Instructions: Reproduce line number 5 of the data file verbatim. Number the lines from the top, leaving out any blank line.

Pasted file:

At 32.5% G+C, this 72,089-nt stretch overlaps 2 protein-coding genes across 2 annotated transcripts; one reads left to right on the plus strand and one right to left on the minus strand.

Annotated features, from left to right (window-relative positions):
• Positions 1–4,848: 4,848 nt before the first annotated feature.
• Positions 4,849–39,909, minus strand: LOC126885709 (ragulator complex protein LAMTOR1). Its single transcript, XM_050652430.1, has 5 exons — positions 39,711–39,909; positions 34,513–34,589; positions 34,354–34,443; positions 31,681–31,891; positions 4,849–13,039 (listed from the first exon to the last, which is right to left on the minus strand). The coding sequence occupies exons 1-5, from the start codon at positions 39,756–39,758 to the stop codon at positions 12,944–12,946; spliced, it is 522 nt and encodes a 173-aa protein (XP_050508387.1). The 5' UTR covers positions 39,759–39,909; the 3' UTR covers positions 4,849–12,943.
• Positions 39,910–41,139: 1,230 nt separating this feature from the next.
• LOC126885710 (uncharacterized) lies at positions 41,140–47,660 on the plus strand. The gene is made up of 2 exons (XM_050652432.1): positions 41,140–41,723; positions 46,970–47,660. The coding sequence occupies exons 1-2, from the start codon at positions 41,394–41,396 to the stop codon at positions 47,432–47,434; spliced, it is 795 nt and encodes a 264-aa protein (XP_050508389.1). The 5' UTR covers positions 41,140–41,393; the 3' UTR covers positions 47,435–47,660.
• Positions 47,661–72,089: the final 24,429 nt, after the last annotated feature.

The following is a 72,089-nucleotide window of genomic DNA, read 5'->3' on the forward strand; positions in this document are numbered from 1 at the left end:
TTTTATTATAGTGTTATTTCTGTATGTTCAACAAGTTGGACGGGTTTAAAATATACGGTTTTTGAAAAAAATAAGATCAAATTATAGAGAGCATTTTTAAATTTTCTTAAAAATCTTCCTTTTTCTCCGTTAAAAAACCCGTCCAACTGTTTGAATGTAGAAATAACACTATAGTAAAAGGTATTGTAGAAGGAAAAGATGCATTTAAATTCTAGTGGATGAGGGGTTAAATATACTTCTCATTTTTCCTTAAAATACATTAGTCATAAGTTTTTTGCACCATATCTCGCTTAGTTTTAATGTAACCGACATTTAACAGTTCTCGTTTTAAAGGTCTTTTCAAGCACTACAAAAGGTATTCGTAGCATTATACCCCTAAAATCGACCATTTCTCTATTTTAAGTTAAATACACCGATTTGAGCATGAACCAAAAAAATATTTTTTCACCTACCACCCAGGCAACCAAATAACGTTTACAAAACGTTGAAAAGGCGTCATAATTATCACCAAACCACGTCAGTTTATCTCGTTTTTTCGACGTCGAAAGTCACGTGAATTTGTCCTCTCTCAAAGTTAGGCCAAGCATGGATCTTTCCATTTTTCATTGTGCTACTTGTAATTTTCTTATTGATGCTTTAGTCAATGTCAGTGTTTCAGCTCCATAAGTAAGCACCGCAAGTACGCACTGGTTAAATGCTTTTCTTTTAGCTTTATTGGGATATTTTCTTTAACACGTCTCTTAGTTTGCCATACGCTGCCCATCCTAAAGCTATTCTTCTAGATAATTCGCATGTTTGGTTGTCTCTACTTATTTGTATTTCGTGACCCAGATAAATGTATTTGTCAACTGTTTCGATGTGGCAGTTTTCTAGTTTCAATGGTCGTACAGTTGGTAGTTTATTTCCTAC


• Positions 39,910–41,139: 1,230 nt separating this feature from the next.